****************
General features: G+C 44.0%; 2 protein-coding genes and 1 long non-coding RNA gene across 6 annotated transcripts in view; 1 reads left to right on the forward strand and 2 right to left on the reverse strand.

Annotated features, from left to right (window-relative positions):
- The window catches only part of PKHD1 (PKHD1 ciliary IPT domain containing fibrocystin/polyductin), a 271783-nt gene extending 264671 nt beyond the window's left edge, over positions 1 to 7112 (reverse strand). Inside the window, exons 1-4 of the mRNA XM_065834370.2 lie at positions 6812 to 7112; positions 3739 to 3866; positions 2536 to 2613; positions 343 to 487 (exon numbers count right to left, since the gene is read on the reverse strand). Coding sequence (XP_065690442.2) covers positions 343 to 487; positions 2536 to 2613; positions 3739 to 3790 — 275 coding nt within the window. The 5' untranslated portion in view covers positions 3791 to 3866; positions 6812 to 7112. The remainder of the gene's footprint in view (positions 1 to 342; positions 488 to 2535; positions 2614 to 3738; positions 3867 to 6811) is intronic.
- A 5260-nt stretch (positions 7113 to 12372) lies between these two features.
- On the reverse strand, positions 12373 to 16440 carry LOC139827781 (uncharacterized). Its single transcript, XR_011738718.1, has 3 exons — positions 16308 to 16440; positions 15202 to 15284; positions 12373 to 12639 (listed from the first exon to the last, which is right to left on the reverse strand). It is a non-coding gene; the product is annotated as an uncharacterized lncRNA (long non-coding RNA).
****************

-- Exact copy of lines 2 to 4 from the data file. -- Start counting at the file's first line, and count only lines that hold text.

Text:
Annotated features, from left to right (window-relative positions):
- The window catches only part of PKHD1 (PKHD1 ciliary IPT domain containing fibrocystin/polyductin), a 271783-nt gene extending 264671 nt beyond the window's left edge, over positions 1 to 7112 (reverse strand). Inside the window, exons 1-4 of the mRNA XM_065834370.2 lie at positions 6812 to 7112; positions 3739 to 3866; positions 2536 to 2613; positions 343 to 487 (exon numbers count right to left, since the gene is read on the reverse strand). Coding sequence (XP_065690442.2) covers positions 343 to 487; positions 2536 to 2613; positions 3739 to 3790 — 275 coding nt within the window. The 5' untranslated portion in view covers positions 3791 to 3866; positions 6812 to 7112. The remainder of the gene's footprint in view (positions 1 to 342; positions 488 to 2535; positions 2614 to 3738; positions 3867 to 6811) is intronic.
- A 5260-nt stretch (positions 7113 to 12372) lies between these two features.